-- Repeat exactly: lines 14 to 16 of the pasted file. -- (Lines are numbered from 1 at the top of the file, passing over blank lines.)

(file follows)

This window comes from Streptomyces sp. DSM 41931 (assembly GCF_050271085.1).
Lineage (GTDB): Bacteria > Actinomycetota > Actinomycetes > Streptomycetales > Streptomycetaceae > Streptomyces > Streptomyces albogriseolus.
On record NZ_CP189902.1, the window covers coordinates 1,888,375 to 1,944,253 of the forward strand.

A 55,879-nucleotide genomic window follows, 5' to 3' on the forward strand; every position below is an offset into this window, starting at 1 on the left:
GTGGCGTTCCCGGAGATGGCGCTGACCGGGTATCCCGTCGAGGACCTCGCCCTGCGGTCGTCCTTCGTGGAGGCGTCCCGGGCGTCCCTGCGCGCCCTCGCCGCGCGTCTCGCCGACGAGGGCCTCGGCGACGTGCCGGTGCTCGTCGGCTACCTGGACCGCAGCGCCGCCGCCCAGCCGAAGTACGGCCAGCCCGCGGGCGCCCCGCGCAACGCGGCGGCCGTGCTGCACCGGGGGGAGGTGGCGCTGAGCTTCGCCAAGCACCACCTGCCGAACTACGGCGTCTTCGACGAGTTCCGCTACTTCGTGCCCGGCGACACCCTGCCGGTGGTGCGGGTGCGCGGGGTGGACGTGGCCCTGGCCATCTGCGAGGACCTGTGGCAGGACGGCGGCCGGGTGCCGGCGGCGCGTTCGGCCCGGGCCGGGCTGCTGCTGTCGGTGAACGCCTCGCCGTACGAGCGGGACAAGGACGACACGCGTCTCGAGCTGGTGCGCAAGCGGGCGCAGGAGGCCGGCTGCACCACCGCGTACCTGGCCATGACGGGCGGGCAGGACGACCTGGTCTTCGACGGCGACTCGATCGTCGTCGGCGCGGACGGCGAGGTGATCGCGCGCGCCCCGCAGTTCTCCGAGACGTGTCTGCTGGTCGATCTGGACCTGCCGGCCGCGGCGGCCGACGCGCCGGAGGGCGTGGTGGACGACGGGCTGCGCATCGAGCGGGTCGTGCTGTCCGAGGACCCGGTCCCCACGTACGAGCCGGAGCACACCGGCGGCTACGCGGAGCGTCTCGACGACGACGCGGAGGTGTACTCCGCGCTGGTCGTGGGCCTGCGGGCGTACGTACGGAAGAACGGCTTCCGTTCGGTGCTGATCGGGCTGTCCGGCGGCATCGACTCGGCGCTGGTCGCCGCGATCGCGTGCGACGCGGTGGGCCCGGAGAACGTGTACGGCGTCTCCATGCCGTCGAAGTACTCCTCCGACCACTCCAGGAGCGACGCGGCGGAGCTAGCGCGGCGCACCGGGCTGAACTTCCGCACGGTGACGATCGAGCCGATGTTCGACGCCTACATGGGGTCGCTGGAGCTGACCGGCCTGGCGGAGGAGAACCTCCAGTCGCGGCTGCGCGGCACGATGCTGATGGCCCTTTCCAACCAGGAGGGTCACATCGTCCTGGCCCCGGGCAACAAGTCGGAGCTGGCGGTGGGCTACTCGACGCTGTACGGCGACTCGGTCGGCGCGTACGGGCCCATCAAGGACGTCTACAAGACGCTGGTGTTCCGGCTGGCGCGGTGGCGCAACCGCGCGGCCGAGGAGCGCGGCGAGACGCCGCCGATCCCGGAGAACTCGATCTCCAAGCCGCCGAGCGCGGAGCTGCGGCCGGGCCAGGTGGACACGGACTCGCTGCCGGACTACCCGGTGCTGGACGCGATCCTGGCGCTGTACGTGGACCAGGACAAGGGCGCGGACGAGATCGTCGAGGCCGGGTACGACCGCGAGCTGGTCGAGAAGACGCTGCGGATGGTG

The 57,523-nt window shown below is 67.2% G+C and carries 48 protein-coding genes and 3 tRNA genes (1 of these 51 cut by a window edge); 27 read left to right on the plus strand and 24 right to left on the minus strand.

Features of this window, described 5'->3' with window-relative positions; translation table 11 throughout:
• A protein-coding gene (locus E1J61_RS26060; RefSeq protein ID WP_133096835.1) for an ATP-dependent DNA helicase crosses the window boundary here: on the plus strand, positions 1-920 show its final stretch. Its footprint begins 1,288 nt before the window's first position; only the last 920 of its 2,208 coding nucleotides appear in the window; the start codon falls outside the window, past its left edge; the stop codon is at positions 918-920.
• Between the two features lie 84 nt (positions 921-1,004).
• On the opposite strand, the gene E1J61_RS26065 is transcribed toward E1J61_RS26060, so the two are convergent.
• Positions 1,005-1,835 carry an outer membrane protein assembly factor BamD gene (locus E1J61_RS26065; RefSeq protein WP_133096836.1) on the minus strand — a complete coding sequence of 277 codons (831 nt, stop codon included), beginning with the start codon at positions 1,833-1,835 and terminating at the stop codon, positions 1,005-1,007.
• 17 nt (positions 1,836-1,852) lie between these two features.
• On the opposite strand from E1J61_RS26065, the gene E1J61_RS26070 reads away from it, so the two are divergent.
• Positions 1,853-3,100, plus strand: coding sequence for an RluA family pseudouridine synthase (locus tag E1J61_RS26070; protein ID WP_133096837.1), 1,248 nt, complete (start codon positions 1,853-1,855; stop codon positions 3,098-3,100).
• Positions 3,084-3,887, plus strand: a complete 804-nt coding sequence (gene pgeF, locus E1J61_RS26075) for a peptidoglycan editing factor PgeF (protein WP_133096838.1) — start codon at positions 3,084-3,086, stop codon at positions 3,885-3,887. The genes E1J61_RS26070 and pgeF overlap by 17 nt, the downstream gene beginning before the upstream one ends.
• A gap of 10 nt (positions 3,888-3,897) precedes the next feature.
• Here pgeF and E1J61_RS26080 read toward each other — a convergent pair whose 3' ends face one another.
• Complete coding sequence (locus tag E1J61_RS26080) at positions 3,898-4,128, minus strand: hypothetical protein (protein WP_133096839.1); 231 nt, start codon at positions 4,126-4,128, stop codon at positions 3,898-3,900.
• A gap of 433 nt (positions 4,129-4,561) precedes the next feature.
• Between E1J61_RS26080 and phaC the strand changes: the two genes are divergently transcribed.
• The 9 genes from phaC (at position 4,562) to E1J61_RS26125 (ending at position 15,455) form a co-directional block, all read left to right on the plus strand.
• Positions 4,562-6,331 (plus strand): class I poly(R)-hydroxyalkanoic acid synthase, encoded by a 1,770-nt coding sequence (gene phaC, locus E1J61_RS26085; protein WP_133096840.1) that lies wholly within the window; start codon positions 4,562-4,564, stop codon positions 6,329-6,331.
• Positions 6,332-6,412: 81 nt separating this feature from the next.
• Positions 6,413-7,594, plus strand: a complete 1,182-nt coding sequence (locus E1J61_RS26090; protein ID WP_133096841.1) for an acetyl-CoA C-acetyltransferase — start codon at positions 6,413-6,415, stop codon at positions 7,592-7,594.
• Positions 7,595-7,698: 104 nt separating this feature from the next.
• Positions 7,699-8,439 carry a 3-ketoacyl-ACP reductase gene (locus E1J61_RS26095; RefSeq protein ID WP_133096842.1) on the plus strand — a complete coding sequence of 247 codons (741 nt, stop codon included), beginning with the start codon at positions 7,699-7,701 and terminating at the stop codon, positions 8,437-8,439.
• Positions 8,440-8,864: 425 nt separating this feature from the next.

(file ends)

• Positions 1,853-3,100, plus strand: coding sequence for an RluA family pseudouridine synthase (locus tag E1J61_RS26070; protein ID WP_133096837.1), 1,248 nt, complete (start codon positions 1,853-1,855; stop codon positions 3,098-3,100).
• Positions 3,084-3,887, plus strand: a complete 804-nt coding sequence (gene pgeF, locus E1J61_RS26075) for a peptidoglycan editing factor PgeF (protein WP_133096838.1) — start codon at positions 3,084-3,086, stop codon at positions 3,885-3,887. The genes E1J61_RS26070 and pgeF overlap by 17 nt, the downstream gene beginning before the upstream one ends.
• A gap of 10 nt (positions 3,888-3,897) precedes the next feature.